Doris Marquit, my aunt, died Thursday evening after a short illness. Doris was married to my mother’s brother. That marriage did not end happily. In 1967 she visited us at our new house in Larchmont for the last time. It was my first experience of divorce. I did not see her again until 25 or 30 years later at my cousin Oskar’s house in Providence. She was exactly as I remembered her visually, but I had no sense of who she was beyond the many, many stories I had heard over the years. One of us was standing in the sunny, open kitchen when the other arrived. We were introduced, and noted the decades that had passed since our last meeting. Doris was a professor of Women’s Studies and English Literature. I don’t know if that was her exact job title, but I know she was passionate about both. She was also a member of the Communist Party of America. We immediately began discussing literature. I was reading Toni Morrison at the time, and she had much to say about her books. That lit the fuse to a long conversation that continued every summer in Frontenac, Minnesota, where she attended her deceased, ex-husband’s family’s July 4th Reunion, Providence, and then New York City, where Oskar moved.
Doris was an intense intellectual, and navigated the world with verbal prowess and the kind of analytical thinking that cuts fingers if wielded by an amateur. This might appear cold and intimidating to some, but not me. She knew and loved, and I mean LOVED, literature, especially the Romantics, Shakespeare and Arthur Conan Doyle. She seemed to have read everything in history, sociology, Marxism, literary criticism. She and her husband Erwin edited a journal, Nature, Society and Thought. She was also deeply Midwestern, deeply American. I don’t see a contradiction here, and I feel the loss more keenly knowing that not only did my cousins Lili and Oskar lose their mother, Erwin his wife, and I a friend I loved talking to, but that America is losing another person who helped keep it honest. I’m not a Communist, not even really (well maybe a little) a Marxist, but this tradition of Communist action and thinking in America is a vital part of our heritage, and it is caricatured and abused today by people who have no idea what they are talking about, who wouldn’t know a Trotskyite from a Stalinist from a Maoist! Yes, Doris was a revolutionary. She also made wild rice salad, dressed nicely in summer clothes, drank Cosmopolitans and put a Barak Obama sign on her lawn. Because Marxists have no problem living with the inevitable, indelible contradictions of our time. And they keep us honest by reminding us of 3 things: that all people are radically equal; that wealth is produced by everyone, not just the rich; and that we can CHANGE the history we MAKE.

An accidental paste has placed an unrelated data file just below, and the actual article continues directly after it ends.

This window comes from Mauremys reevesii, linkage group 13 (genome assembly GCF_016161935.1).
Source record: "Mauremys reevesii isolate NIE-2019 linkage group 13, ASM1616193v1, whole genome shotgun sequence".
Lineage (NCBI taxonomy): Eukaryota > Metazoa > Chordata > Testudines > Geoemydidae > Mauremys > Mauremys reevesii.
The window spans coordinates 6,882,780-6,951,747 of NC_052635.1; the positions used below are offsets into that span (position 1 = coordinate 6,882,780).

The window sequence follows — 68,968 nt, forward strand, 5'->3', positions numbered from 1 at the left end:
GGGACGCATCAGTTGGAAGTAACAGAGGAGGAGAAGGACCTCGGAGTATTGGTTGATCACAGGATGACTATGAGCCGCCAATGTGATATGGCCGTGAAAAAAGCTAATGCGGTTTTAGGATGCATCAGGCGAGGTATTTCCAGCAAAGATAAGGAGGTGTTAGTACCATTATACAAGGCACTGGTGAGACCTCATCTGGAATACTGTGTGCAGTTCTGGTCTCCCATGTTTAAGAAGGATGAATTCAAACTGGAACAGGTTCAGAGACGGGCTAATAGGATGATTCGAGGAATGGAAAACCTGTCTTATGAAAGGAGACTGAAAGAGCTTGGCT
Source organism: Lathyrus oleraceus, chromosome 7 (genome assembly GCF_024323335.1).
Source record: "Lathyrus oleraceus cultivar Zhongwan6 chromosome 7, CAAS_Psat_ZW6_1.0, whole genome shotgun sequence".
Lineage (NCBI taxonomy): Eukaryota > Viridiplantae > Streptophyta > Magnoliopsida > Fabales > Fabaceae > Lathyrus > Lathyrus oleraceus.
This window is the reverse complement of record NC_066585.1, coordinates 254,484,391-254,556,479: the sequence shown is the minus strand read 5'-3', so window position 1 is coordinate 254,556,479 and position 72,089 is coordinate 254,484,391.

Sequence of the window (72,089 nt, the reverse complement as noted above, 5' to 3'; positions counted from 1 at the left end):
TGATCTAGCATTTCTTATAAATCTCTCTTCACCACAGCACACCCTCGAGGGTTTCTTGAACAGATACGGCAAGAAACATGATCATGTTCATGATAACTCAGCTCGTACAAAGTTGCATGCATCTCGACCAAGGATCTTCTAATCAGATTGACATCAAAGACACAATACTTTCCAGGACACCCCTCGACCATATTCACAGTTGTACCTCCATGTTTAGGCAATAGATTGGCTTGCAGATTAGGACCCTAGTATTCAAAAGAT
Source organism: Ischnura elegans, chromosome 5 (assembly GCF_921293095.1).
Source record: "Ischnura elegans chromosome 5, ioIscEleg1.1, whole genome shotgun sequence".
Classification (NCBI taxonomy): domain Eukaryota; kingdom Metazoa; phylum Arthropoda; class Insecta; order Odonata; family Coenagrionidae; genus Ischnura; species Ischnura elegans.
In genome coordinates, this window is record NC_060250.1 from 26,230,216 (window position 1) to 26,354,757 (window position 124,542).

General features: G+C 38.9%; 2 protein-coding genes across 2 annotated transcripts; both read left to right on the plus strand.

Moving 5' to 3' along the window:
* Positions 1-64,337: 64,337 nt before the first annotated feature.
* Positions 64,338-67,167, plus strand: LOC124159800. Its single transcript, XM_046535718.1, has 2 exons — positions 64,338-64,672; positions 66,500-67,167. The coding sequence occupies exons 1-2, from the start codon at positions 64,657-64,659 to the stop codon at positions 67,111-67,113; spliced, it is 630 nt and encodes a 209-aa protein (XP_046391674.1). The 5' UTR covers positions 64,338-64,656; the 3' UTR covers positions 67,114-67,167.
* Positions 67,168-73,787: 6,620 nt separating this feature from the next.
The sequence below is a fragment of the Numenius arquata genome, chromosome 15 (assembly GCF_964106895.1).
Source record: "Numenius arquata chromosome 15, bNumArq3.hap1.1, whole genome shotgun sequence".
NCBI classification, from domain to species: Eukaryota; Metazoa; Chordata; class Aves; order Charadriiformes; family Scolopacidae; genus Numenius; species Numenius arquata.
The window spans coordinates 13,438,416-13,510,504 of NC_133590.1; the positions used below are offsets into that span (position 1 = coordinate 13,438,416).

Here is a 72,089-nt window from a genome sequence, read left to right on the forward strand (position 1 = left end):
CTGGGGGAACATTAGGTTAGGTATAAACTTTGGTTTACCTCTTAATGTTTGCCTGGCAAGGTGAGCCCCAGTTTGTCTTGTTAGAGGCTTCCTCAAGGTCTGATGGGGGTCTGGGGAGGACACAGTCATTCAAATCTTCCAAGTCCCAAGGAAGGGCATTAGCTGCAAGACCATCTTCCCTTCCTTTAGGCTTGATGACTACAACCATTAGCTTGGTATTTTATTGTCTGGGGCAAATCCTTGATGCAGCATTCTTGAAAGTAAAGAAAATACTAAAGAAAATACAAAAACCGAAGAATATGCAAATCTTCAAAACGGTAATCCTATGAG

Conversations with Doris often led, later, to a book arriving in the mail. Once I was talking to Oskar about reading Christopher Hill, one of the great Marxist English historians. I noted that I loved EP Thompson and Raymond Williams, and was excited to discover Hill’s biography of Milton. Oskar called out to Doris, who was nearby, “Mom, Jon’s reading Chris Hill!”
“Oh, isn’t he marvelous. Have you read Eric Hobsbawm?”
“I’ve always meant to….” I said. Well, a month later Hobsbawm’s Essays on History arrived in the mail, which I devoured.
Another time I quoted Shelley’s England in 1819, which starts:
An old, mad, blind, despised and dying king;
Doris said that I should pronounce the ‘ed’ in ‘despised’ to make the poem scan correctly. She then recited it. We discussed Shelley for a bit. She believed that had he lived Shelley would have been a revolutionary, which I suppose means had he lived into the 1860s he would have been a Marxist revolutionary, unlike Byron whom she accused of being a political dilettante. But Shelley was the real thing. At this point Erwin weighed in: “But he had no ideology.” Case closed! I love this entire exchange, it says so much about them. Two weeks after that she sent a copy of Shelley’s Men of England:
Men of England, wherefore plough
For the lords who lay ye low?
Wherefore weave with toil and care
The rich robes your tyrants wear?
Wherefore feed and clothe and save,
From the cradle to the grave,
Those ungrateful drones who would
Drain your sweat — nay, drink your blood?
Wherefore, Bees of England, forge
Many a weapon, chain, and scourge,
That these stingless drones may spoil
The forced produce of your toil?
Have ye leisure, comfort, calm,
Shelter, food, love’s gentle balm?
Or what is it ye buy so dear
With your pain and with your fear?
The seed ye sow another reaps;
The wealth ye find another keeps;
The robes ye weave another wears;
The arms ye forge another bears.
Sow seed, — but let no tyrant reap;
Find wealth, — let no imposter heap;
Weave robes, — let not the idle wear;
Forge arms, in your defence to bear.
Shrink to your cellars, holes, and cells;
In halls ye deck another dwells.
Why shake the chains ye wrought? Ye see
The steel ye tempered glance on ye.
With plough and spade and hoe and loom,
Trace your grave, and build your tomb,
And weave your winding-sheet, till fair
England be your sepulchre!
When my mother died Doris sent condolences and photographs she had from the 1950s. She certainly did not have to do that, though she and my mother had made their peace. She was a powerful intellect, a fierce political partisan, who loved and cared deeply about her family and people as much as ideas. I will miss her.